Monuments at John Harvard Mall Get a Little Brighter this Summer

By Seth Daniel

For perhaps a generation, the stone monuments on the sides of the John Harvard Mall had important historic information on them, but the condition of the markers prevented most of that from being communicated to residents and tourists passing through the old mall.

This week, that has all changed.

Ivan Myjer and his stone-conservator company moved in last week to begin work on the markers and the pedestal in the center of the newly restored mall – with renovations to the park being unveiled last fall.

The restoration of the markers, said Debra Sordillo and Don Giambastiani of the Friends of John Harvard Mall, came as the final piece of the restoration puzzle.

They said the Browne Fund awarded the Friends a grant about four years ago when former President Jennifer Smart was heading up the organization.

“The park just wasn’t ready for it though,” said Sordillo.

This summer, after the major renovations, it was quite ready.

Last Friday, the lettering on the John Harvard pedestal, long lost to the flecks and formations of the granite, were brought out once again by painter John Coles – who also painted a circular mural of the Battle of Bunker Hill about 10 years ago in the Bunker Hill Museum.

Additionally, Myjer and his son helped to clean and re-set the mortar and brick around the side markers – revealing wonderful historic information that had been lost to the muck built up over generations.

Myjer actually specializes in such work, having worked as close by as Boston Common for the Friends of the Public Garden and as far away as Texas and South Carolina.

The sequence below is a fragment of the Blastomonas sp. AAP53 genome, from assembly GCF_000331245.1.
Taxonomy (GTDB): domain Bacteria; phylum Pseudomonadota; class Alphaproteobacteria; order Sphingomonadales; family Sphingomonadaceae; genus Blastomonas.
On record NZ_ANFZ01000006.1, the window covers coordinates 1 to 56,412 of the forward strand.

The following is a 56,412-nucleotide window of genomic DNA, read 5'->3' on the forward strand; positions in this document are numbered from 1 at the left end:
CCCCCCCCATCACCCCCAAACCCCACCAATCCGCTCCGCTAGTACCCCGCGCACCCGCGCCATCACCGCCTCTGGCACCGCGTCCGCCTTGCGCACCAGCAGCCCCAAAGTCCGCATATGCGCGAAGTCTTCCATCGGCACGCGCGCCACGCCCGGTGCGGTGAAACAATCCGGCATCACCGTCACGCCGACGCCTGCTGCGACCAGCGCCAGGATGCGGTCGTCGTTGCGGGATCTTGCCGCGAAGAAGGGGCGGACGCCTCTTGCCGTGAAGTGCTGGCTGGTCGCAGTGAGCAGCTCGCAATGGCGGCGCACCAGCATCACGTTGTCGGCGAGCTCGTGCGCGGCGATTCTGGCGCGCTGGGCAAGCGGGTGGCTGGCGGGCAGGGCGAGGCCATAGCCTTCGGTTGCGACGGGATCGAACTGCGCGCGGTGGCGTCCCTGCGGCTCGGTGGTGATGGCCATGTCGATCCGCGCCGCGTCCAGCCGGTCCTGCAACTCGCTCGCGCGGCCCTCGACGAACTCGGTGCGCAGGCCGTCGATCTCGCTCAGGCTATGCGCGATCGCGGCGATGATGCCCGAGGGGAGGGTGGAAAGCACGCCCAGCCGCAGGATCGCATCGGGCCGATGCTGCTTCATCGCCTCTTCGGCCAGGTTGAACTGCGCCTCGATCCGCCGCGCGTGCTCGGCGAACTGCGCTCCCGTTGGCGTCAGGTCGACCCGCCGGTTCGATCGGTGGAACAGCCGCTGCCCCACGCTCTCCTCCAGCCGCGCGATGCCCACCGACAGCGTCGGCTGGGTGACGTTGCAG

“We work on pretty much all the stone markers for the City of Boston,” he said. “We work for the Friends of the Public Garden on Boston Common, the Isabella Stuart Gardner Museum and we worked on the Civil War Monuments here in Charlestown a few years ago…This is pretty much what we do, and there aren’t many of us who do this. We don’t do brass markers. We focus on stone and sculpture, particularly public ones…We are definitely specialists.”

Myjer said they have enjoyed being in the Mall so far this summer, and are getting a lot done.

He did caution that the south wall in the mall is in bad shape, and will need some attention soon.

“Ultimately, the city will have to re-build the wall,” he said. “It has some structural problems where water has gotten in.”

Sordillo and Giambastiani said they have also improved the mall this summer via the Charlestown Community Mitigation Fund – getting $2,500 this year to purchase two large planters and put flowers in them.

“We were actually able to use a Charlestown company, OffShoots, Inc. for that,” he said. “They ended up being the only people who could do the design, deliver the planter…plant them and get them in place. They were perfect, A to Z, and they were local, too, which was great.”

They hope to be able to purchase more planters in the future thought the fund as well.

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